|The Committee for Development Policy (CDP), a subsidiary body of the UN Economic and Social Council, is – inter alia - mandated to review the category of LDCs every 3 years and monitor their progress after graduation from the category.
The identification of LDCs is currently based on three criteria: per capita gross national income (GNI), human assets and economic vulnerability to external shocks. The latter two are measured by two indices of structural impediments, namely the human assets index and the economic vulnerability index.
1) Low-income criterion, based on a three-year average estimate of GNI per capita, based on the World Bank Atlas method (under $905 for inclusion, above $ 1,086 for graduation as applied in the 2009 triennial review).
2) Human Assets Index (HAI) based on indicators of: (a) nutrition: percentage of population undernourished; (b) health: mortality rate for children aged five years or under; (c) education: the gross secondary school enrolment ratio; and (d) adult literacy rate.
3) Economic Vulnerability Index (EVI) based on indicators of: (a) population size; (b) remoteness; (c) merchandise export concentration; (d) share of agriculture, forestry and fisheries in gross domestic product; (e) share of population living in low elevated coastal zones; (f) instability of exports of goods and services; (g) victims of natural disasters; and (h) instability of agricultural production.
To be included in the list of LDCs, a country must satisfy all three criteria. In addition, since the fundamental meaning of the LDC category, i.e. the recognition of structural handicaps, excludes large economies, the population must not exceed 75 million.
To become eligible for graduation, a country must reach threshold levels for graduation for at least two of the aforementioned three criteria, or its GNI per capita must exceed at least twice the threshold level, and the likelihood that the level of GNI per capita is sustainable must be deemed high. To be recommended for graduation, a country must be found eligible at two successive triennial reviews by the CDP.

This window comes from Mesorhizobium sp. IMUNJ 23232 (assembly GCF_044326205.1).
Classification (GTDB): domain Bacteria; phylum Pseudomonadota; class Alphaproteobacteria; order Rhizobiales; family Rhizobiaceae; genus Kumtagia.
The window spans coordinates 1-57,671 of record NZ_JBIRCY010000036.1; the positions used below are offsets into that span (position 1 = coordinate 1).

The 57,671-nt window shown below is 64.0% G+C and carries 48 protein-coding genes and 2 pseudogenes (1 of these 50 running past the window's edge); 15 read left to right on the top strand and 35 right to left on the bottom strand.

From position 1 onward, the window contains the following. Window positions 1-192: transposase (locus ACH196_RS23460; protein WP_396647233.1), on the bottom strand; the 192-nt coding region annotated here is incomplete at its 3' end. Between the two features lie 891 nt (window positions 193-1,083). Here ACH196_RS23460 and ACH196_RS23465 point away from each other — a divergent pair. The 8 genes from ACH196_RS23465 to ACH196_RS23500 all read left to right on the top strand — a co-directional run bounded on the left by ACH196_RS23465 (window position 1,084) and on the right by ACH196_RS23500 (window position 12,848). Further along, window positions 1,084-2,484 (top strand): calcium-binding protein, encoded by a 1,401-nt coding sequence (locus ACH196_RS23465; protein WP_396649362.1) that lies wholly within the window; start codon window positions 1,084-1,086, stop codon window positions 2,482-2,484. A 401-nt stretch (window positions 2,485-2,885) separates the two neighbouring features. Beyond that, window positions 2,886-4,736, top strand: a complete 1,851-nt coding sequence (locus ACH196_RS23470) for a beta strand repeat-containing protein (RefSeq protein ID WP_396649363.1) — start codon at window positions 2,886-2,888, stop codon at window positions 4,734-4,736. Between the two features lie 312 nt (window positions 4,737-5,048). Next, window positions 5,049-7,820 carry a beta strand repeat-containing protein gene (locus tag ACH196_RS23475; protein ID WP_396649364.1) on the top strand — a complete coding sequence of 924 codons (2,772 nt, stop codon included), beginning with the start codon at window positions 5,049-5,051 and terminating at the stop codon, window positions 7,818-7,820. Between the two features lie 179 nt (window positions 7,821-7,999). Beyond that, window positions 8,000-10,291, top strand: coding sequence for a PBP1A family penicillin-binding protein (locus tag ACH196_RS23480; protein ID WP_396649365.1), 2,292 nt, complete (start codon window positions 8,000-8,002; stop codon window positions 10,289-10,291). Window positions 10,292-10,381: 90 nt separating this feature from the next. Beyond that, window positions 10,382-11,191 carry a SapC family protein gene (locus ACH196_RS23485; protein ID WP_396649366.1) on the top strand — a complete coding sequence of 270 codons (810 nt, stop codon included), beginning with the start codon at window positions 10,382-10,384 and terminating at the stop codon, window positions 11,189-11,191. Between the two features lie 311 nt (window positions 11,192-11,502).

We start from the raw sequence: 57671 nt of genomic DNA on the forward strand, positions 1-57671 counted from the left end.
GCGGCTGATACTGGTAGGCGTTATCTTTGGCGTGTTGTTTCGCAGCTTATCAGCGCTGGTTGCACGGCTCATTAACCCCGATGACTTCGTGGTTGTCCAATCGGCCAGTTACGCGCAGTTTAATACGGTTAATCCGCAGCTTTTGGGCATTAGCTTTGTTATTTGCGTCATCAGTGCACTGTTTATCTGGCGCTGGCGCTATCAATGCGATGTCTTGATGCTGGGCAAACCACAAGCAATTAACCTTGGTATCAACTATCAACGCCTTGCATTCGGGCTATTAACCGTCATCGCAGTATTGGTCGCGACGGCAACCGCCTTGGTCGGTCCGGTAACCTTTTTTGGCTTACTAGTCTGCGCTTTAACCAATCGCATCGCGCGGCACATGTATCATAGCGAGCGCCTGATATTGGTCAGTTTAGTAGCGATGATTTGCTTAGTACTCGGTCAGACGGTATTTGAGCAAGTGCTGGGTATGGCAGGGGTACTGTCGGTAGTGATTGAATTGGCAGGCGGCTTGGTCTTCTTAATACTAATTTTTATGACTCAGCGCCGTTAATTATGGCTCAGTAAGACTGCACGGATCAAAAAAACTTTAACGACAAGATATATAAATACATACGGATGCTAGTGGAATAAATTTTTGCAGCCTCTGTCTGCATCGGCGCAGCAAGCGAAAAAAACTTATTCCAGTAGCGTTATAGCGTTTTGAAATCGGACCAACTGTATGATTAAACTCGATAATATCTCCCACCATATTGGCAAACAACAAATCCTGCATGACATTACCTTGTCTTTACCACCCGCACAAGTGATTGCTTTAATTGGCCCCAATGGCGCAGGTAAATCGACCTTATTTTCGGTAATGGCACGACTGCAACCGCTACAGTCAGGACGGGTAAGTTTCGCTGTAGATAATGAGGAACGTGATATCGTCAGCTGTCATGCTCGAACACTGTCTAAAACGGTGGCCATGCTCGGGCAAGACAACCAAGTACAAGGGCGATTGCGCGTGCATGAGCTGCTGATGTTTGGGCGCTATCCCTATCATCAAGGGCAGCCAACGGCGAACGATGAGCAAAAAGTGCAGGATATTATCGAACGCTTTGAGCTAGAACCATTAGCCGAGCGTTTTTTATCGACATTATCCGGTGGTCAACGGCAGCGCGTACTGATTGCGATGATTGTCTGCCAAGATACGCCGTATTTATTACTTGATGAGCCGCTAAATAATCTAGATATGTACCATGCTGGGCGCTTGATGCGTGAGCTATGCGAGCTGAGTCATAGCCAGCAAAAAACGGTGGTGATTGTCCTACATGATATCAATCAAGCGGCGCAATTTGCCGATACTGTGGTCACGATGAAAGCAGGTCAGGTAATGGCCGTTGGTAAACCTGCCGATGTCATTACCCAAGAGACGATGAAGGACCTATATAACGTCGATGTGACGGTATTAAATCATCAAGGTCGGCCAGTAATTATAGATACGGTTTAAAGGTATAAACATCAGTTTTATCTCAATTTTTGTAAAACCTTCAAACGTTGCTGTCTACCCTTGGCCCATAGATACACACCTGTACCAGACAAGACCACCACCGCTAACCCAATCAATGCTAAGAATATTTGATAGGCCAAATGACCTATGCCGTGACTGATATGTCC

At the 2009 triennial review of the list, the CDP recommended that Equatorial Guinea be graduated from the list of LDCs, owing to its high level of GNI per capita. Tuvalu and Vanuatu were considered eligible but not recommended for graduation due to doubts about the sustainability of their progress. Kiribati which had met the criteria for the first time in the 2006 review was no longer found eligible. Samoa and Maldives, which were scheduled for graduation in December 2010 and January 2011 respectively, were found to have shown continued positive development progress. However, due to the devastating tsunami that hit the island in 2009, it was decided to postpone Samoa's graduation (initially scheduled for December 2010) to 1 January 2014.
The only three countries to have graduated out of the LDC category so far are Botswana, Cape Verde and Maldives. The next triennial review will be undertaken by the CDP in 2012.
For further information on criteria for identifying LDCs, click here.
For further information on graduated countries, click here.